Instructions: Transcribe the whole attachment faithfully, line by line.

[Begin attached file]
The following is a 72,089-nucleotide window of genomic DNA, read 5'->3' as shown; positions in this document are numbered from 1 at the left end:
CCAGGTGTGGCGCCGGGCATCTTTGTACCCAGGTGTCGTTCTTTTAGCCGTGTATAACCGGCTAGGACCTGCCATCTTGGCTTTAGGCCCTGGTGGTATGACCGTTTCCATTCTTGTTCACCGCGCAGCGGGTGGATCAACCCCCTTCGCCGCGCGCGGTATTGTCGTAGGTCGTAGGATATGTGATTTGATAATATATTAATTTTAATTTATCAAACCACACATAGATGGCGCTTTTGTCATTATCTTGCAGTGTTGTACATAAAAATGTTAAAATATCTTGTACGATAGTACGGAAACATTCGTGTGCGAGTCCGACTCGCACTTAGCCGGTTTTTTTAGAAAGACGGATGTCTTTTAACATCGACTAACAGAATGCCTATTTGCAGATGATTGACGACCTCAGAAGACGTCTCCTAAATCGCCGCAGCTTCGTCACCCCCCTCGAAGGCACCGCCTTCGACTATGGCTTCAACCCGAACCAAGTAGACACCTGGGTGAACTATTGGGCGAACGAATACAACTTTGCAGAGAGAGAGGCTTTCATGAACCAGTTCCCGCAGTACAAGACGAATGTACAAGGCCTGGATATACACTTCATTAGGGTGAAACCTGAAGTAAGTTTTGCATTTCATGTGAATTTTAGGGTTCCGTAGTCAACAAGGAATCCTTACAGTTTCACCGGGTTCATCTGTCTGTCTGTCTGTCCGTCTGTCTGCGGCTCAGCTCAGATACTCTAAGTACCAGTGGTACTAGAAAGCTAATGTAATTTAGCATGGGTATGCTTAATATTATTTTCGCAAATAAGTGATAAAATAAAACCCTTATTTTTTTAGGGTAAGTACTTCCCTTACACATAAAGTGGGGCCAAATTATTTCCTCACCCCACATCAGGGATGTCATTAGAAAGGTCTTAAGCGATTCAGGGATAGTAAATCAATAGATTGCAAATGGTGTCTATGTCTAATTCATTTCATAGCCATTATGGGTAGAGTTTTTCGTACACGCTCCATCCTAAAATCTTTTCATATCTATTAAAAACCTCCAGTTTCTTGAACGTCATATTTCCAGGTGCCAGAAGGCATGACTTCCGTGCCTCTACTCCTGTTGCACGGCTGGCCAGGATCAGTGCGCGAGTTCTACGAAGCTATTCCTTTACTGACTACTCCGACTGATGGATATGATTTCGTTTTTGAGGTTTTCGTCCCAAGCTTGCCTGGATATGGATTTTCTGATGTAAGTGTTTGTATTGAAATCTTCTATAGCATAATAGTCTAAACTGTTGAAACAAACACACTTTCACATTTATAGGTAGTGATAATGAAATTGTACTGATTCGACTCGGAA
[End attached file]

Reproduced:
The following is a 72,089-nucleotide window of genomic DNA, read 5'->3' as shown; positions in this document are numbered from 1 at the left end:
CCAGGTGTGGCGCCGGGCATCTTTGTACCCAGGTGTCGTTCTTTTAGCCGTGTATAACCGGCTAGGACCTGCCATCTTGGCTTTAGGCCCTGGTGGTATGACCGTTTCCATTCTTGTTCACCGCGCAGCGGGTGGATCAACCCCCTTCGCCGCGCGCGGTATTGTCGTAGGTCGTAGGATATGTGATTTGATAATATATTAATTTTAATTTATCAAACCACACATAGATGGCGCTTTTGTCATTATCTTGCAGTGTTGTACATAAAAATGTTAAAATATCTTGTACGATAGTACGGAAACATTCGTGTGCGAGTCCGACTCGCACTTAGCCGGTTTTTTTAGAAAGACGGATGTCTTTTAACATCGACTAACAGAATGCCTATTTGCAGATGATTGACGACCTCAGAAGACGTCTCCTAAATCGCCGCAGCTTCGTCACCCCCCTCGAAGGCACCGCCTTCGACTATGGCTTCAACCCGAACCAAGTAGACACCTGGGTGAACTATTGGGCGAACGAATACAACTTTGCAGAGAGAGAGGCTTTCATGAACCAGTTCCCGCAGTACAAGACGAATGTACAAGGCCTGGATATACACTTCATTAGGGTGAAACCTGAAGTAAGTTTTGCATTTCATGTGAATTTTAGGGTTCCGTAGTCAACAAGGAATCCTTACAGTTTCACCGGGTTCATCTGTCTGTCTGTCTGTCCGTCTGTCTGCGGCTCAGCTCAGATACTCTAAGTACCAGTGGTACTAGAAAGCTAATGTAATTTAGCATGGGTATGCTTAATATTATTTTCGCAAATAAGTGATAAAATAAAACCCTTATTTTTTTAGGGTAAGTACTTCCCTTACACATAAAGTGGGGCCAAATTATTTCCTCACCCCACATCAGGGATGTCATTAGAAAGGTCTTAAGCGATTCAGGGATAGTAAATCAATAGATTGCAAATGGTGTCTATGTCTAATTCATTTCATAGCCATTATGGGTAGAGTTTTTCGTACACGCTCCATCCTAAAATCTTTTCATATCTATTAAAAACCTCCAGTTTCTTGAACGTCATATTTCCAGGTGCCAGAAGGCATGACTTCCGTGCCTCTACTCCTGTTGCACGGCTGGCCAGGATCAGTGCGCGAGTTCTACGAAGCTATTCCTTTACTGACTACTCCGACTGATGGATATGATTTCGTTTTTGAGGTTTTCGTCCCAAGCTTGCCTGGATATGGATTTTCTGATGTAAGTGTTTGTATTGAAATCTTCTATAGCATAATAGTCTAAACTGTTGAAACAAACACACTTTCACATTTATAGGTAGTGATAATGAAATTGTACTGATTCGACTCGGAA